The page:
Julia Hebron examines our materialistic attitudes towards Christmas shopping
For some years a website has kept track of the number of deaths and injuries linked to Black Friday. Currently the number stands at 7 deaths and 98 injuries. Among these deaths is that of Walter Vance in 2011, who collapsed in a store while other shoppers walked past him towards the sales. This alone shows the need to stop and examine the consequences of our ever-growing obsession with materialism.
Each year we spend more and more on gifts and decorations in a kind of bizarre consumerist competition. Shops perpetuate this cycle, with entire sections for “gifts”, mainly consisting of endless generic “quirky” mugs and overpriced notebooks. This is capitalism gone mad – how many novelty books and prettified stationery sets do we buy each year in the name of Christmas? And when did everything from an inflatable Santa to a 3-for-2 deal on tacky reindeer jumpers become a ‘Christmas essential’?
Surely the existence of Gift sections in shops reflect how little thought we truly put into presents. We are more concerned with how much we’re spending than the quality or appropriateness of the gift.
This is further highlighted by the way some shops add the further categories on their websites “Gifts for Him” and “Gifts for Her” as well as presents specifically for mothers, fathers, and grandparents. The implication that all mothers or boyfriends or grandmothers want the same sort of present is ridiculous. And yet businesses continue to do this, and we continue to fall for it.
We have lost sight of what it means to celebrate Christmas or exchange presents. Do we ever stop and think about why we’re buying presents for people? Perhaps it’s true that it’s nice to pick out things for friends and family as a gesture of affection, but the decision has been taken out of our hands. You’re expected to buy a present for relatives whether you want to or not. So why are we truly doing it?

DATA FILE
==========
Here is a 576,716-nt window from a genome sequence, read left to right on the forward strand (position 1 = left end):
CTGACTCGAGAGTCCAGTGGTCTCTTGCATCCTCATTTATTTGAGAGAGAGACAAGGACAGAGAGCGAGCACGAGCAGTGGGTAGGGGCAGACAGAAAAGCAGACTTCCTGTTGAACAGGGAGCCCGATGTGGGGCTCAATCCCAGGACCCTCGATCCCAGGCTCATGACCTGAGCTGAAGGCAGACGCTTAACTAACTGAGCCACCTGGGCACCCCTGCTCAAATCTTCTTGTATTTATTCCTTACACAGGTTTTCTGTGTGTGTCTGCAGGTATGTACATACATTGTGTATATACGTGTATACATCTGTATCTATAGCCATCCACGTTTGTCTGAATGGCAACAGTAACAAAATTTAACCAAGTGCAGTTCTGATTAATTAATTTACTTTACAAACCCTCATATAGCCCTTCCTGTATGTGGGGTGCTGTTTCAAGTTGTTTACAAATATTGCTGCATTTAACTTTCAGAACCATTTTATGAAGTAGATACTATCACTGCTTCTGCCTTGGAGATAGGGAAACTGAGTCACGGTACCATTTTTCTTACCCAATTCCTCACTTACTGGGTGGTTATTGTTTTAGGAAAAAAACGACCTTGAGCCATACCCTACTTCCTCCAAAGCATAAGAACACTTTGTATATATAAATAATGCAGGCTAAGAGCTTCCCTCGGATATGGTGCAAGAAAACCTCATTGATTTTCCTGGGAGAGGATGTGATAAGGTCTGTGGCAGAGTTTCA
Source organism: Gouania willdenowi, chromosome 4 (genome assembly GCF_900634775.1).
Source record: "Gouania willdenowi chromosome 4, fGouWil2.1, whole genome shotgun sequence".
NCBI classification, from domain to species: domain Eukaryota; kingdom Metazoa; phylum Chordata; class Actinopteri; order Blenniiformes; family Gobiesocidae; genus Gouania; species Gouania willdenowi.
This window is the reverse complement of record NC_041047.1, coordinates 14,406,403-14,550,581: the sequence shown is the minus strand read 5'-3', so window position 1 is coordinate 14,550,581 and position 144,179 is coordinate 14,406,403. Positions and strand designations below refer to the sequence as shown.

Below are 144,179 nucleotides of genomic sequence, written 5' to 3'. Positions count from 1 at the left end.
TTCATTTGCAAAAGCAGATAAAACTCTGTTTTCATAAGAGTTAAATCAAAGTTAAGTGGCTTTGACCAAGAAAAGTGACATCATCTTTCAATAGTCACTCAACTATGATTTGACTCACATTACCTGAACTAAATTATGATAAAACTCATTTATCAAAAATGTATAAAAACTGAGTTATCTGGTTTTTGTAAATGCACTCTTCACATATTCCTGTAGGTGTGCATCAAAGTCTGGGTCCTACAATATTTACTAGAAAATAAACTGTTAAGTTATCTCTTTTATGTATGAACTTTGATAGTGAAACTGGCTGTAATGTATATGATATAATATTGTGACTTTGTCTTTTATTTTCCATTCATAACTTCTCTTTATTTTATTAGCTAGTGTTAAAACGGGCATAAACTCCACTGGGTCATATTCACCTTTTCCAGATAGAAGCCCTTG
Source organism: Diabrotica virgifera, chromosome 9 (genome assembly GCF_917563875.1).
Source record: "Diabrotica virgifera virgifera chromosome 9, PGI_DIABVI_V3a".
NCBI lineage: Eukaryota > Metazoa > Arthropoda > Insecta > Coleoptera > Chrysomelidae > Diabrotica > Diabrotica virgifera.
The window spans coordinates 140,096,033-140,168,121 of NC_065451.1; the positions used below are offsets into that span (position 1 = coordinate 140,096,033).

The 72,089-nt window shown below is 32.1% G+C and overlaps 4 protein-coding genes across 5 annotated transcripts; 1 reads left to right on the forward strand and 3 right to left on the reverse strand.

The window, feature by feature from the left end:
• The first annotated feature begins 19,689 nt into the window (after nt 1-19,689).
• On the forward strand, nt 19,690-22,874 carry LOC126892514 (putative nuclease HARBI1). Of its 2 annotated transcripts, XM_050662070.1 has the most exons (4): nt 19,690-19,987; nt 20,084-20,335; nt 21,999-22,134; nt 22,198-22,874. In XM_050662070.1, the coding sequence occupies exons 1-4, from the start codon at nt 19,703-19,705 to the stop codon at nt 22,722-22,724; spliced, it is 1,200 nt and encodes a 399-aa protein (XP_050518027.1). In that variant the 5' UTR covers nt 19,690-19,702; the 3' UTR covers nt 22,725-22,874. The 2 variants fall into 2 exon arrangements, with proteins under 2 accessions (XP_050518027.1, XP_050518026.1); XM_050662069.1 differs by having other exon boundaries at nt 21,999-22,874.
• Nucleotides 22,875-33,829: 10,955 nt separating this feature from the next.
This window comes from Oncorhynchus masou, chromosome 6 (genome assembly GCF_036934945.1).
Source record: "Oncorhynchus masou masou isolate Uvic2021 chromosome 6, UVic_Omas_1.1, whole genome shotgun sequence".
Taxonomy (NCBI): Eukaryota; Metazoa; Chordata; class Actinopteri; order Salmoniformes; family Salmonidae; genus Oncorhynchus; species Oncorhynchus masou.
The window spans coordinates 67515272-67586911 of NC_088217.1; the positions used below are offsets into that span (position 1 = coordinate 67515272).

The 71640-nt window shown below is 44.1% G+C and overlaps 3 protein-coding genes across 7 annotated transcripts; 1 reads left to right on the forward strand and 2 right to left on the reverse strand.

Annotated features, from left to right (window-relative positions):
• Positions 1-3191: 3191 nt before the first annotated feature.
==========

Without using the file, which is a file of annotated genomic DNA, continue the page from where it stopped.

How much we really “care” about our loved ones is now measured by the monetary value of their gift rather than the quality of it. Just the other day I left a shop having bought the fairly cheap present someone had requested, and I found myself wondering if I should buy something else for them. Not because they asked for more, and certainly not because of any allowance on the part of my budget, but because I felt I ‘hadn’t spent enough.’
This is the irrational yet prevalent attitude in our society when it comes to buying presents, and undoubtedly what prompts shops to continue raising the prices of low-quality novelty gifts and encourage ever-more spending.
This doesn’t stop after Christmas either. In fact, it’s not clear that the sales are about Christmas at all anymore. After all, Boxing Day Sales are a well-known phenomenon, a kind of low-key Black Friday. The very day after receiving a pile of gifts, we’re back for more stuff. Do we even know why we’re buying things, or are we just conditioned to flock towards any big yellow sign proclaiming ‘Sale Ends Today’?
We need to remember the real reason we buy gifts for people. It shouldn’t be out of some obligation to spend money on your relatives, or because the shops proclaim everything a must-have for the festive season. This may sound cheesy, but surely it should be a voluntary sign of affection for loved ones. I’d like to think that’s why I buy presents, but as I’m drawn to yet another selection of novelty gifts on sale, I wonder whether that’s true.
Image credit: Wikipedia